Ryan Howard gives Phillies win over Astros in 15

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Ryan Howard gives Phillies win over Astros in 15

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For Ryan Howard, manager Ryne Sandberg knew it was just a matter of time.

Little did Sandberg realize that Howard was going to hit his way out of a slump and then back into one before delivering the winning hit all in the same game.

Given the Phillies’ penchant for playing extra-inning games -- specifically games that last at least 14 innings -- the ebbs and flows of Howard’s season at the plate were on display during the 2-1 victory over the Houston Astros in 15 innings on Tuesday night/Wednesday morning (see Instant Replay).

“He was swinging the bat well,” Sandberg said. “I think it was just a matter of time.”

Howard homered to lead off the second inning for what appeared to be the game-winner for starting pitcher Kyle Kendrick. After retiring the first 10 he faced and recording 13 outs on ground balls, Kendrick finally allowed a run in the seventh inning.

By that point, though, the Phillies and Astros weren’t even halfway finished. The Phils’ bullpen held the Astros scoreless for eight innings while the team waited for Howard to come through again, barely squeaking a single through the infield shift to send the winning run home from second base with two outs.

Actually, it wasn’t as easy as it sounded.

Howard grounded into a rally-killing double play in the sixth inning before an encore performance in the eighth when the Phils had two on and one out. He was hit by a pitch in the 11th inning and was called out on strikes with the winning run on base in the 13th.

But in the 15th inning, with Grady Sizemore on first and two outs, Astros reliever Jake Buchanan was ordered to intentionally walk Chase Utley to bring up Howard. Even though Howard drove in the Phillies’ lone run in 35 innings to that point, and hit his 17th homer of the season, the Astros saw an escape route through the cleanup hitter.

Not this time.

“You want to go up there with a little chip on your shoulder,” Howard said about the Astros’ decision to walk Utley in order to face him. “I thought the at-bat before was a little up. Two strikes, probably have to go after it a little bit. I was just trying to stay with my approach. So when they walked Chase, I wanted to get it done. I wanted to go out there and get it done.”

Though he went into the game with one hit in his previous 25 at-bats and was batting just .215, Sandberg hasn’t moved Howard out of the cleanup spot. In fact, only one other player in baseball (Casey McGehee) has more plate appearances in the cleanup spot than Howard this season. In other words, the Phillies’ offense is going to live or die with Howard in the heart of the order this season.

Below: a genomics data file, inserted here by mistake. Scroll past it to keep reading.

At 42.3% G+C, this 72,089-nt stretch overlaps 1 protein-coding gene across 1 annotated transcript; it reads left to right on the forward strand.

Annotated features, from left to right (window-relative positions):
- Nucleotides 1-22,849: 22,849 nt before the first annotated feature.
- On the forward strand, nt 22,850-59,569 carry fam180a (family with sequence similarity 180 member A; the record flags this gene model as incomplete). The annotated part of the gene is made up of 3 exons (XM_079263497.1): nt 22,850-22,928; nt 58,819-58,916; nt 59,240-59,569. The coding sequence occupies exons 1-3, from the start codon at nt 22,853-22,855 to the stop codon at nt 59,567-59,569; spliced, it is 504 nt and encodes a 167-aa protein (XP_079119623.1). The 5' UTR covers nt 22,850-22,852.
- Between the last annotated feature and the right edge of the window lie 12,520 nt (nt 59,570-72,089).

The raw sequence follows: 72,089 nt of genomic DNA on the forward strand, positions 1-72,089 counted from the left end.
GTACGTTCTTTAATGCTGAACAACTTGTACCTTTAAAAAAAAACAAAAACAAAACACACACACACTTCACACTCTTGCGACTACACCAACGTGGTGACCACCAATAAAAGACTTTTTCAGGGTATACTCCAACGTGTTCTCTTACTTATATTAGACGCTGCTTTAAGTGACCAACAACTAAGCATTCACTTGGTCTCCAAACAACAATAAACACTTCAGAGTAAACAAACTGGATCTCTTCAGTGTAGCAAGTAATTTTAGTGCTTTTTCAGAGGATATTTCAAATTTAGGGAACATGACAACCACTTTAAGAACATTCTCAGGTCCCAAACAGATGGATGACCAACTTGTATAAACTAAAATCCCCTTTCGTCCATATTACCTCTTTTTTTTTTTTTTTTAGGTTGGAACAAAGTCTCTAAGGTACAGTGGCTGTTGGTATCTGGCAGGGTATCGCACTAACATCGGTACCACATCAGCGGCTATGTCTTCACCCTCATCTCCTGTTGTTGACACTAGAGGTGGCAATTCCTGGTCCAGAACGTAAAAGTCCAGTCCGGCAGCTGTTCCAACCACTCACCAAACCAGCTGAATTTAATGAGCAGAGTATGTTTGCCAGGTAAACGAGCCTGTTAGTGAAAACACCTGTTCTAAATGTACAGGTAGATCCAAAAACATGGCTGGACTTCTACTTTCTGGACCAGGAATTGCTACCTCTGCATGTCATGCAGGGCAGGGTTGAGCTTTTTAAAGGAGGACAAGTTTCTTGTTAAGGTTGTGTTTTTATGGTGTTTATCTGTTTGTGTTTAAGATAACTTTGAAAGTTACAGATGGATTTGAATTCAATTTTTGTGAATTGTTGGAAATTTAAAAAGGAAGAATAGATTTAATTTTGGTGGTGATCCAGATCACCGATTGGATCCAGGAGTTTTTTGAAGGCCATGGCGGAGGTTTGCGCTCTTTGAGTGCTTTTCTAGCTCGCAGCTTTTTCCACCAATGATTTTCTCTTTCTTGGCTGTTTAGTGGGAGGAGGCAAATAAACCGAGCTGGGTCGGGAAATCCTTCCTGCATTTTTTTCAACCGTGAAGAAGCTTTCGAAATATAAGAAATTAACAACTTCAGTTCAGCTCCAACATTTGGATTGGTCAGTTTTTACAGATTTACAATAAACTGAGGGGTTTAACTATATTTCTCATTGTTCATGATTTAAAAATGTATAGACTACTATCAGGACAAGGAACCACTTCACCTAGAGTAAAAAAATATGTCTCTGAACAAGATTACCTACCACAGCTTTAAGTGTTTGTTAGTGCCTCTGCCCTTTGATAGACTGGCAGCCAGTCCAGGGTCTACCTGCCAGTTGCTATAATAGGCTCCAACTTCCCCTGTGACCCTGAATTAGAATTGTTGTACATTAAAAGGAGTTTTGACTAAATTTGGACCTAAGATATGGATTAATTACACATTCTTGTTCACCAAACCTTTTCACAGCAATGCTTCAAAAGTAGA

Actually, that fact is alright with Howard, too. He even pointed out his track record at the plate, excluding the parts when he has fought debilitating injuries the last two seasons.

“You know, I think you guys forget what I’ve done. You guys look at what’s going on right now. People forget what I’ve done,” said the one-time NL MVP, NLCS MVP, Rookie of the Year and three-time All-Star. “[Sandberg] has played the game. He knows. He knows the ups and downs of the game and he knows you’re going to have good days and bad days.

“For me, I’m just going to go out there and grind it out. I’m going to hit balls that are unfortunately going to go into the shift and balls back up the middle that guys are going to make plays on. All you can try to do is hit it hard and hopefully hit it where they’re not.”

Certainly Howard hit the ball hard against the Astros, but only his solo homer in the second landed where they were not. Regardless, there is still time for Howard to make his stat line look presentable. He’s notorious for getting hot in the final months of the season.

“He was hitting the ball hard,” Sandberg said of his cleanup hitter. “And driving in the winning run, that's a big confidence booster.”

Howard agrees.

“It feels good,” he said. “I’ve hit balls hard, over stretches. I don’t make any excuses. I come in every day and try to be positive and all you can do is hit the ball hard. What happens after it leaves the bat, it’s out of your control.”